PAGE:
Fully informed and good faith participation in the Commission dispute resolution processes can help the timely and effective resolution of disputes. As far as practicable, insurers should ensure that a person with knowledge of the relevant matter, who holds appropriate delegation to make decisions and provide instructions to legal providers is either in attendance in-person or available by phone during the resolution process. See Insurer guidance GN 8.2 Insurer participation in disputes and mediations for more information.

Appeals from a decision of an Arbitrator

An appeal of an Arbitrator decision is made to a Presidential member (the President or a Deputy President).

Appeals from an Arbitrator’s decision are limited to the determination of whether a decision was or was not affected by errors of fact, law or discretion, and the correction of any such error. The appeal is not a review or new hearing (Practice Direction No 6 - Appeal against a decision of an Arbitrator).

Commission Practice Direction No 6 - Appeal against a decision of an Arbitrator sets out the practice and procedure of the Commission in relation to an appeal to a Presidential member against a decision of an Arbitrator under section 352 of the 1998 Act.

An appeal application will not proceed unless the Registrar is satisfied that it complies with the procedural requirements set out in section 352 of the 1998 Act, the Rules, the regulations and Practice Direction No 6.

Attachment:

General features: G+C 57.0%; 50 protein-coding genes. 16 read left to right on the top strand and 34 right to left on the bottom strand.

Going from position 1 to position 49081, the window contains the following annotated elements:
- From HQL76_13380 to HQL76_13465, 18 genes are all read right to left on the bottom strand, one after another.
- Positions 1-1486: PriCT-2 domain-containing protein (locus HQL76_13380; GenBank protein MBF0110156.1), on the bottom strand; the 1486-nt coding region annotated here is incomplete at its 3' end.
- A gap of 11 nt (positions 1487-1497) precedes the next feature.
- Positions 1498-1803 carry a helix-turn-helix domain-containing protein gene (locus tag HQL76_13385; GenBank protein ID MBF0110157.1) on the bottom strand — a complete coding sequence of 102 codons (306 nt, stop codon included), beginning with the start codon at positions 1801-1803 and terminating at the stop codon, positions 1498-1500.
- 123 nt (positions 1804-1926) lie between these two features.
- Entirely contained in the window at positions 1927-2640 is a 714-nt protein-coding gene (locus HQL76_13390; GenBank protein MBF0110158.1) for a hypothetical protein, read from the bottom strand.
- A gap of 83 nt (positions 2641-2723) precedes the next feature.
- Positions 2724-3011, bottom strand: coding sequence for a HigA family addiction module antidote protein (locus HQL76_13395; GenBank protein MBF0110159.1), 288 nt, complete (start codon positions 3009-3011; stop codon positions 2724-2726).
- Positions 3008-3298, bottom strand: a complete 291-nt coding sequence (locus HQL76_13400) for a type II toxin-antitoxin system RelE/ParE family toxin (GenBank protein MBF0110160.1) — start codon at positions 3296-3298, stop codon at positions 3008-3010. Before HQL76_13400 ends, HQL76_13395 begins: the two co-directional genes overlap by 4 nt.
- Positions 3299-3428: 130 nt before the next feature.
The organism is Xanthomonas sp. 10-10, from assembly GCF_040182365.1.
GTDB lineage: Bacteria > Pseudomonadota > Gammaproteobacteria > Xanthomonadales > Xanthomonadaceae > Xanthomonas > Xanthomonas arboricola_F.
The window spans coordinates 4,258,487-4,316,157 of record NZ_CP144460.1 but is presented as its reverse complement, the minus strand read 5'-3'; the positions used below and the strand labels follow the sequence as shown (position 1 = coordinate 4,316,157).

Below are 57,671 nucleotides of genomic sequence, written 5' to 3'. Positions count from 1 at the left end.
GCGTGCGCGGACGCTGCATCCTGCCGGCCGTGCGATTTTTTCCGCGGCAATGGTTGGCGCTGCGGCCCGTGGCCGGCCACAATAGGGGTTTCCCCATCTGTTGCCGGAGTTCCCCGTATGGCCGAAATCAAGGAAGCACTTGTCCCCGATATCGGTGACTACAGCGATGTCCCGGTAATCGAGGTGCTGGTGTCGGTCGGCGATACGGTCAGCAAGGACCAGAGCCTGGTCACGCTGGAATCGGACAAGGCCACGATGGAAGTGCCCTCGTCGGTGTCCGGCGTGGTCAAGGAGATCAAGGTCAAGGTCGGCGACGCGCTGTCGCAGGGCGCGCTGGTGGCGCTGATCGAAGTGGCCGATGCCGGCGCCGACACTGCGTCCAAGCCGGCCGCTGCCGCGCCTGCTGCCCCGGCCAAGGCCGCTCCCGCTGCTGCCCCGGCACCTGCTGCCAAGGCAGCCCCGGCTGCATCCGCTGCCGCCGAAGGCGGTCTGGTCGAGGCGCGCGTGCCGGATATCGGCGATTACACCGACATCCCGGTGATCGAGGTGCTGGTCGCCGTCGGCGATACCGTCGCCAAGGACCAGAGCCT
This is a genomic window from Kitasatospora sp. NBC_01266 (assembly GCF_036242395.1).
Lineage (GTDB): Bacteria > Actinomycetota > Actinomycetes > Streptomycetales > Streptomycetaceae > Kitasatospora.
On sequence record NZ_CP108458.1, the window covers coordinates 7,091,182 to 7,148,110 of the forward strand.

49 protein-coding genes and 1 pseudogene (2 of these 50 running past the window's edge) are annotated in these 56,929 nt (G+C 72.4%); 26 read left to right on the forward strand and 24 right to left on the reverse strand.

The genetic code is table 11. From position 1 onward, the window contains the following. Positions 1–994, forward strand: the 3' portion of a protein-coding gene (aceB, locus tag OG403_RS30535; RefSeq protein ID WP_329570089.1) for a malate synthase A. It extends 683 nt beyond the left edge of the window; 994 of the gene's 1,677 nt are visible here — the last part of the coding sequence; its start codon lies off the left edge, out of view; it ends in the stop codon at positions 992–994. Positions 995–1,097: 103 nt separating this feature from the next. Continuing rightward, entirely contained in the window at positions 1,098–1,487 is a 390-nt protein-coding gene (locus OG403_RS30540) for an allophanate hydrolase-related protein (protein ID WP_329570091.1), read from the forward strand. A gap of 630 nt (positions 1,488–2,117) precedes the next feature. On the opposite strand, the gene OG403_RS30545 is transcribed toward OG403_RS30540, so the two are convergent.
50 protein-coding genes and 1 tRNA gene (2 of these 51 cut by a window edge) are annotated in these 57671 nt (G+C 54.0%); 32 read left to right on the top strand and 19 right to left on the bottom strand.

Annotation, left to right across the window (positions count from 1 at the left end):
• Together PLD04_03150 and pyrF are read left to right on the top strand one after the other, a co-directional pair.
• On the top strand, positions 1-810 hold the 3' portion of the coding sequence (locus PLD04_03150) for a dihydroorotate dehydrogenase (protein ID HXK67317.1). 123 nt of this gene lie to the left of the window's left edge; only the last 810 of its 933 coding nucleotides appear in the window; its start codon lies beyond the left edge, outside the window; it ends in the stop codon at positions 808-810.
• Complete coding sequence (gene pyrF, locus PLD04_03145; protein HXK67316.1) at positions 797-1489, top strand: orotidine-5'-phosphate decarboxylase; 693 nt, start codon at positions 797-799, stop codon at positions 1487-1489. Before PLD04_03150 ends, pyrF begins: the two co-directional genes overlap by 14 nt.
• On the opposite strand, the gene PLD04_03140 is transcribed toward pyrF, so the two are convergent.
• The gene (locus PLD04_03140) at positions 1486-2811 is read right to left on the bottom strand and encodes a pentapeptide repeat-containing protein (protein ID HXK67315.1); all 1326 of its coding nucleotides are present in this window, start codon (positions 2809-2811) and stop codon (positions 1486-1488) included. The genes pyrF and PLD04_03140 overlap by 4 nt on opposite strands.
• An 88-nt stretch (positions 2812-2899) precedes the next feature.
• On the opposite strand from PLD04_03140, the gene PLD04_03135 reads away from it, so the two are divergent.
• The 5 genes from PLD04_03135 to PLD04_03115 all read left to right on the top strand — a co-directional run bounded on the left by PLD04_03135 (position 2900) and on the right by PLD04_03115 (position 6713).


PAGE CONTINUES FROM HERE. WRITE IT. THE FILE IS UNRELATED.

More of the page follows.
In determining procedural compliance, the Registrar does not need to be satisfied of the merit of the substantive grounds of appeal.

Any appeal is made by application to the Registrar and must address the following threshold and preliminary matters:

Time

  • An appeal can only be made within 28 days after the making of the decision being appealed against (section 352(4) of the 1998 Act).
  • An Arbitrator’s decision is made when the Commission issues a Certificate of Determination.
  • Time to lodge an appeal commences to run on the day after the issuing of the Certificate of Determination.
  • An appeal is made when the appeal application is registered by the Registrar.
  • An appeal is registered when it is accepted by the Registrar and affixed with the seal of the Commission.
  • In exceptional circumstances, the Presidential member may extend the time for making an appeal.
  • If the appeal application is lodged in the Commission more than 28 days after the date of the decision appealed against, the appealing party must provide:
    • (a) the reasons why the appeal has been lodged out of time
    • (b) full details of the arguments in favour of granting an extension of time for the making of an appeal, and
    • (c) the demonstrable and substantial injustice that losing the right to appeal would allegedly cause.

(See Commission Practice Direction No 6 - Appeal against a decision of an Arbitrator.)

Monetary thresholds

  • An appeal must satisfy the monetary threshold requirements under section 352(3) of the 1998 Act.
  • The amount of compensation at issue on the appeal must be at least $5,000 and at least 20 per cent of the amount awarded in the decision appealed against.

Note: The filing of an application to appeal stays (that is, suspends) the operation of the decision appealed against, except a decision regarding weekly payments of compensation which must be paid despite the appeal (section 352(5A) of the 1998 Act).

Proceedings timetable